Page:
Think Tank

The new cold war

The first Cold War was underpinned by a degree of level headedness. This time we're not sure so sure

Words by
Jamie Malanowski

In my most vivid Cold War memory, I’m standing on the asphalt-covered parking lot that served as the playground for the St. Anthony of Padua Parish School, in Baltimore, a short 45 miles from Washington DC. It was lunchtime on some day in October 1962, and my fellow fourth grader Louis Mangione had just informed me that if the world was going to end, it was probably going to be in the next half hour. ‘President Kennedy gave the Russians until noon today to get their missiles out of Cuba,’ he told me. ‘After that—ka-boom!

I had no idea. My sister commandeered the radio in the kitchen in the mornings; we left for school with the The Four Seasons in our ears instead of intimations of Armageddon. But what Louis said made sense: if the Russians were going to annihilate Washington, they would certainly take out Baltimore. For good measure.

“As far as I can see, America had a pretty good Cold War. Never did we think we stood a chance of being blown up”

When the Angelus bell rang at noon, we turned our eyes skyward. When five after twelve arrived, and we hadn’t seen any missiles rocketing above housetops and the church steeple and the big Food Fair sign atop the supermarket, we figured we were safe. The Russians must have backed down. We resumed our games. Forty-five miles away, cool heads prevailed.

As far as I can see, America had a pretty good Cold War (as distinct from the hot wars in Korea and Vietnam). It was expensive and occasionally tense, but the US economy boomed on a torrent of defence spending, and we were treated to a pretty exciting space race and some great spy movies full of girls in bikinis – never did we think we stood a chance of being blown up.

Seldom, anyway. Once in a while the Union for Concerned Scientists would move the minute hand on their nuclear clock a bit closer to midnight and we would we would put on black armbands, and chant ‘End the Madness!’ while bearing an attitude of morbid poetic despair, which in those days intellectual girls found attractive. The madness, of course, was subsumed in the normalcy – the post-demonstration shag, the James Bond wink. Every day the bombers flew to their fail safe positions, every day the rockets were aimed, and every day nothing happened, leaving us reassured. That was the sublime joke underlying Stanley Kubrick’s great film Dr. Strangelove: the lone madman was dangerous, but only because the entire apparatus was insane. Keep the two separated, and we all get a good night’s sleep.

Cold War II is going to be different. This time the madman has the trigger in his hand. And I don’t mean Kim Jong-un.

Last March Sen. John McCain called Kim the ‘crazy fat kid that’s running North Korea’. The facts don’t do much to deny the charge. He’s ordered all male citizens to copy his dashing George Orwell-style haircut. He has an outsized admiration for Dennis Rodman. He has murdered his rivals, including, most theatrically, his half-brother, who was sprayed with poison by female assassins in an airport in Malaysia. The police state he rules is poor, corrupt and isolated, and last year bombarded South Korea with balloons filled with poop, cigarette butts and propaganda leaflets. But it maintains a Pleasure Squad made up of 2000 attractive women who provide entertainment and sexual services for top officials, and mandates that all its teachers learn to play the accordion.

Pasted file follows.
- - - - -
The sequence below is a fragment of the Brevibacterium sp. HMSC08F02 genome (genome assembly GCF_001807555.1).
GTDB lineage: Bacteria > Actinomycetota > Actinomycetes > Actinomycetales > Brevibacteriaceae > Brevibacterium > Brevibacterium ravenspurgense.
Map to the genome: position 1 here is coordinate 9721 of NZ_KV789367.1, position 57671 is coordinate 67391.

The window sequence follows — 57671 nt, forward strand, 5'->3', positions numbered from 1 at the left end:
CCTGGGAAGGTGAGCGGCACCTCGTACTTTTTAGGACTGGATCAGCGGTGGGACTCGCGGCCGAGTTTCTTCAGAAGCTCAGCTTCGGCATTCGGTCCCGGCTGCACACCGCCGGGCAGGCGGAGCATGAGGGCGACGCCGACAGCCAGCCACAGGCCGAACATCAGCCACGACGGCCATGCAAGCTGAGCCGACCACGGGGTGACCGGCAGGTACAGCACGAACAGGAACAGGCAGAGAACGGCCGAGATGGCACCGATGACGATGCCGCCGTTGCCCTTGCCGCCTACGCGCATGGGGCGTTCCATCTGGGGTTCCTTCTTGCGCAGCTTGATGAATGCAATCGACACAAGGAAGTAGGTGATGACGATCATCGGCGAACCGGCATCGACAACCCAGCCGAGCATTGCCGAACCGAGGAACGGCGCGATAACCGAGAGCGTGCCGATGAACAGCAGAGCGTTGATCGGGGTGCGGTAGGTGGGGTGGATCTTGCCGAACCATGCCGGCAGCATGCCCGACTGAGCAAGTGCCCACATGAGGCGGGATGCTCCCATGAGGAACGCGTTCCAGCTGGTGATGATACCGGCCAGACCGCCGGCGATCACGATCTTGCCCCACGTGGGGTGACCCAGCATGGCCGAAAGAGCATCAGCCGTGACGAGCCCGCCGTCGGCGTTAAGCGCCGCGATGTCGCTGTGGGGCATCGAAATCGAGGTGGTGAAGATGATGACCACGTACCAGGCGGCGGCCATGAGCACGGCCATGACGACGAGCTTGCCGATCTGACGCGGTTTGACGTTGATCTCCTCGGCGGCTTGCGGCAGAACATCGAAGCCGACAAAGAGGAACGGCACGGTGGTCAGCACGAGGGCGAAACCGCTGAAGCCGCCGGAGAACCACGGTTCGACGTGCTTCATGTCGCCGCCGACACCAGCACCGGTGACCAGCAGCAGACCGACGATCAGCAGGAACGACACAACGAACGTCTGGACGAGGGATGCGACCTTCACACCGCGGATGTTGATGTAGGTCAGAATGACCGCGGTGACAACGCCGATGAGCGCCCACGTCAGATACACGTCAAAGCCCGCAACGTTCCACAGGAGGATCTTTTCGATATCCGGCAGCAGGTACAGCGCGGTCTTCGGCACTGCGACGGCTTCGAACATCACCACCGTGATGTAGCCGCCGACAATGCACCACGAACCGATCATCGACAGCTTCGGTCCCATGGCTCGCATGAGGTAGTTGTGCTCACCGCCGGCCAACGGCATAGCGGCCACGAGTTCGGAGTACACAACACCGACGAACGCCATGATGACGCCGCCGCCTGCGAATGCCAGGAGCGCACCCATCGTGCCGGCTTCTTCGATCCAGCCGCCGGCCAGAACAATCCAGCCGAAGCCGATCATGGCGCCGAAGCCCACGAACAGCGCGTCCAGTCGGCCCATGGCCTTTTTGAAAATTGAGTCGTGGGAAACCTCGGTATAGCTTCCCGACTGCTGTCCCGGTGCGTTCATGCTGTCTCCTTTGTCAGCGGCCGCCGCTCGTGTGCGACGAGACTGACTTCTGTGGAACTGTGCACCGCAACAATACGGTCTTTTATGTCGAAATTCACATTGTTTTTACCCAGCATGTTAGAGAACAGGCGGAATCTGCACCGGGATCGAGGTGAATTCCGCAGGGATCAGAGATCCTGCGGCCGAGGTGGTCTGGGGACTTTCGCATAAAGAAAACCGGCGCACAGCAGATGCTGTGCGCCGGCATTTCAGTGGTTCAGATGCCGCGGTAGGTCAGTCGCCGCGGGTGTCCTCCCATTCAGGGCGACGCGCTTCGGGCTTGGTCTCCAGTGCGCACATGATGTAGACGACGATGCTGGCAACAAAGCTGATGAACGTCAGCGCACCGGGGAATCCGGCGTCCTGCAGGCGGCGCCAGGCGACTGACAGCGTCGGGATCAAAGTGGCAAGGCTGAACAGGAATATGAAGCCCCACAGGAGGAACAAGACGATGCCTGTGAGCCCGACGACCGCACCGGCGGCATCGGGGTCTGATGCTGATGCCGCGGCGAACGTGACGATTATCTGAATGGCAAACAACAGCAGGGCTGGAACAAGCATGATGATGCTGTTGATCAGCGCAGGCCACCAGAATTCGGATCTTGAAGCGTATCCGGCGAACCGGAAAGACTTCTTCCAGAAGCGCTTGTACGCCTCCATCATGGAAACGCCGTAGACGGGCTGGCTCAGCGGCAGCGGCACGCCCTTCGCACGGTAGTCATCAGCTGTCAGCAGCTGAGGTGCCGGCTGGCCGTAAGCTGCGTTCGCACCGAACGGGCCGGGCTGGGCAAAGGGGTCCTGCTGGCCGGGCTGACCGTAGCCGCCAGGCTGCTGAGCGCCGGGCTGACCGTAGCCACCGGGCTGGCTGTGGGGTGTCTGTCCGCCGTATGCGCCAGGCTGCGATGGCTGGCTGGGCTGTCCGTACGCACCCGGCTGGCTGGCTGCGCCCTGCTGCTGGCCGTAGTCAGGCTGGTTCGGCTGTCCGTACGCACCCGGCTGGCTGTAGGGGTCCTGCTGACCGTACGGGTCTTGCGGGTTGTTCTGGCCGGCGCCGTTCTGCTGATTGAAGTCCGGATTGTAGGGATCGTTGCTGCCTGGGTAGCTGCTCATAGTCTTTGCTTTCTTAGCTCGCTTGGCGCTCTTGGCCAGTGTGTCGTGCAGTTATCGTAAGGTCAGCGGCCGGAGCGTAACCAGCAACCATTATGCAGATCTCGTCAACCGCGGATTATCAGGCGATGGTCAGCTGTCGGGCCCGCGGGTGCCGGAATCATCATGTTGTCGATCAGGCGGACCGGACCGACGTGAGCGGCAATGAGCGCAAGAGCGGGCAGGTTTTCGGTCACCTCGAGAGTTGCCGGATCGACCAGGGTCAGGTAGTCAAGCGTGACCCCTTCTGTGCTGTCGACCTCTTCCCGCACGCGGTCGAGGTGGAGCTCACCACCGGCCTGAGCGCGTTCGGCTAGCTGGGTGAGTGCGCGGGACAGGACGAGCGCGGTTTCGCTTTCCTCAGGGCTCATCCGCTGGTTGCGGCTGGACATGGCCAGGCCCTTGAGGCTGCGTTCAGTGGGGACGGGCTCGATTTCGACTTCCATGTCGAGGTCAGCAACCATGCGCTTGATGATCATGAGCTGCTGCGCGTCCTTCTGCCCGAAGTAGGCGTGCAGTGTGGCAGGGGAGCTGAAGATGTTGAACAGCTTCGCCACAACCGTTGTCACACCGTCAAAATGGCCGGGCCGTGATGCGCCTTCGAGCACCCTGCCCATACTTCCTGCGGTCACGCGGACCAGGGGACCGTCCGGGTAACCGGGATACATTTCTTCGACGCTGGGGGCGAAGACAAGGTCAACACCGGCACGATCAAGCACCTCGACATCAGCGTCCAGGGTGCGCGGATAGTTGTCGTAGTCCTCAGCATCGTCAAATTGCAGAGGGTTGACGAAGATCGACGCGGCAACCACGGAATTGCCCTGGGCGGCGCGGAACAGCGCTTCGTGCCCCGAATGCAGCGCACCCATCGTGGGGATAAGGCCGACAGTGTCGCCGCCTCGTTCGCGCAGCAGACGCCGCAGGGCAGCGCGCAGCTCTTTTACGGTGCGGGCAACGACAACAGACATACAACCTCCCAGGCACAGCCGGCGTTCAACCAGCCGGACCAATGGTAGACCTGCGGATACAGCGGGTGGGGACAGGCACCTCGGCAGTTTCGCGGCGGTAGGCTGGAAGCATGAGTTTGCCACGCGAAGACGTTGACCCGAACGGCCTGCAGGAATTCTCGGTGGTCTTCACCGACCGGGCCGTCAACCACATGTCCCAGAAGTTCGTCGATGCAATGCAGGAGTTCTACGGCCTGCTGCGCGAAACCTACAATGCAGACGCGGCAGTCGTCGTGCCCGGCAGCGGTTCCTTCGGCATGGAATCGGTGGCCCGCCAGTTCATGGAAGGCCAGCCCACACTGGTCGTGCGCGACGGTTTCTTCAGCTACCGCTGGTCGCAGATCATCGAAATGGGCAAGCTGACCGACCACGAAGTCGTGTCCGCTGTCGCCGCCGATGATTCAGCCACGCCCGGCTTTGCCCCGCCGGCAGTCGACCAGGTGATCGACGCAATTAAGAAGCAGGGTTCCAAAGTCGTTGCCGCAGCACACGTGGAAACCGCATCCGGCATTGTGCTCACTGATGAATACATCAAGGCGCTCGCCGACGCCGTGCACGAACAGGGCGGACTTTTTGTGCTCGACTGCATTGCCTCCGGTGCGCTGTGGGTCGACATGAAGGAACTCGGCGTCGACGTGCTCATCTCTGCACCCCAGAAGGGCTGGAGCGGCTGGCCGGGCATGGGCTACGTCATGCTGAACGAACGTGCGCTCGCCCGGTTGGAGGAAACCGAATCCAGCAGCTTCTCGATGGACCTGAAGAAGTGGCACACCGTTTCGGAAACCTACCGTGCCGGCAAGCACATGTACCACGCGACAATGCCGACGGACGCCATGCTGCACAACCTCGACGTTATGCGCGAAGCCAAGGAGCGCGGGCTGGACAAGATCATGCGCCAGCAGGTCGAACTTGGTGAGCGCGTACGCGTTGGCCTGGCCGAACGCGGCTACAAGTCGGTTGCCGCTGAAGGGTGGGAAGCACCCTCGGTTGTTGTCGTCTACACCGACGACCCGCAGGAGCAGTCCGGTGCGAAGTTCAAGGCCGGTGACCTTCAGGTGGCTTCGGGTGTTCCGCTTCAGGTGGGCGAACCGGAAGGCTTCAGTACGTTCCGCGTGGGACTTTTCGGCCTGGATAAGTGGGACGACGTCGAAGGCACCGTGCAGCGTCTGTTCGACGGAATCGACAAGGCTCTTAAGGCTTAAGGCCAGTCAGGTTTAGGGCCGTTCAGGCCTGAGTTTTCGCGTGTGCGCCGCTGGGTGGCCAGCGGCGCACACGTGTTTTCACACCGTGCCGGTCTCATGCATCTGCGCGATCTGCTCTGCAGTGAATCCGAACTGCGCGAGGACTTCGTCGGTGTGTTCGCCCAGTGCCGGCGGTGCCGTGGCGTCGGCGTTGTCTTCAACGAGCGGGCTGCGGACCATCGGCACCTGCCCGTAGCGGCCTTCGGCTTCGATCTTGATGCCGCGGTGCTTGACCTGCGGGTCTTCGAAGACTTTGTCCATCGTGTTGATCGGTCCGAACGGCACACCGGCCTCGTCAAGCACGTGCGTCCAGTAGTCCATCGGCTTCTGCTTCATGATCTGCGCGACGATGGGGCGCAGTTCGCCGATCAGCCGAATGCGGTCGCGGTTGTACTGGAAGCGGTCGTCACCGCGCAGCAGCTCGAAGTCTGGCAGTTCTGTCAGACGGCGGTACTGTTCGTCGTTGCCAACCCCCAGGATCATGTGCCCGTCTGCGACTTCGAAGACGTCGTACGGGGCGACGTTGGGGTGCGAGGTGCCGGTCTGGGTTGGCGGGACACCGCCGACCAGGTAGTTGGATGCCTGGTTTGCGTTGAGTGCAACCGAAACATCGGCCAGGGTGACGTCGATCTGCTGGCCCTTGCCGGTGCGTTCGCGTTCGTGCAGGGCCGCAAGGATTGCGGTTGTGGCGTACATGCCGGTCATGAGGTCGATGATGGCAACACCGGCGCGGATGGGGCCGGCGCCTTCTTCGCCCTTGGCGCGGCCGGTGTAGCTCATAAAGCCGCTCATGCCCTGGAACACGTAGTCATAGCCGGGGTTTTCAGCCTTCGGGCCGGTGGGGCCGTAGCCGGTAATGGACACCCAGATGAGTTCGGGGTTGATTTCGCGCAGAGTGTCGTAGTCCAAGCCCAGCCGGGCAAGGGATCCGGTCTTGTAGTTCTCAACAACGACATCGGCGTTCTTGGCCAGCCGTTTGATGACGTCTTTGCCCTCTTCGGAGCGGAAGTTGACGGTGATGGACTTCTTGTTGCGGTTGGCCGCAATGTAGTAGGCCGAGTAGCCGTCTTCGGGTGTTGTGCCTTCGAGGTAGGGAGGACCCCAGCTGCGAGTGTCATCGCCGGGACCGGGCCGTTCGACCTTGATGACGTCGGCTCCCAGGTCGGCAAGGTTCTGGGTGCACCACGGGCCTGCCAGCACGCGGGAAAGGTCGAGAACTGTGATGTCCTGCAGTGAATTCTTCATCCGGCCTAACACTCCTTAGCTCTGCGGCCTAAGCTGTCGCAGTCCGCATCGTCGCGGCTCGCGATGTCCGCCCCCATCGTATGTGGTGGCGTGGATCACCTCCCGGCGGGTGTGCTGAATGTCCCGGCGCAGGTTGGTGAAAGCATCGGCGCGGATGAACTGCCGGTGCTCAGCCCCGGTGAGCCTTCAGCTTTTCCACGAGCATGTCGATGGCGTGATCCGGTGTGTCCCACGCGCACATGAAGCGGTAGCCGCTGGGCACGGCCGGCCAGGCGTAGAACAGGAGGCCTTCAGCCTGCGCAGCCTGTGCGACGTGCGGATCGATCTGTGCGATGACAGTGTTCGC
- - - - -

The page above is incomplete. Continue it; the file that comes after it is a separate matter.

“Cold War II is going to be different. This time a madman has the trigger in his hand”

For all his weirdness, however, Kim is sane. He knows what happened to other pain-in-the-ass tyrants on the world stage. He knows the fate of Saddam Hussein, who only pretended to have weapons of mass destruction, and to Muammar Qaddafi, who gave his up. Like an obstreperous bee, Kim’s buzzing is designed to chase enemies away from the hive, not advertise his sting.

Does President Trump realise that? Who knows? Trump’s reply – ‘North Korea best not make any more threats to the United States, [or] they will be met with fire and the fury like the world has never seen’ – is just the sort of water-roiling bombast one would expect to hear from a rash, bullying, thin-skinned, short-tempered narcissist: Game of Thones’ King Joffrey with a Twitter account. It’s also the sort of gunslinger palaver that might be used by a desperate president who wants to distract attention from his legislative failures and the headline-making investigation that trails his every move. Rally ‘round the flag, boys, before the indictments are served.’

Not to be outdone, North Korea immediately threatened Guam with an ‘enveloping fire’.

In the old Cold War, Nikita Khrushchev had his moments where he thumped his shoe and shouted ‘We will bury you!’ So far, the new Cold War already seems talkier, and more reckless.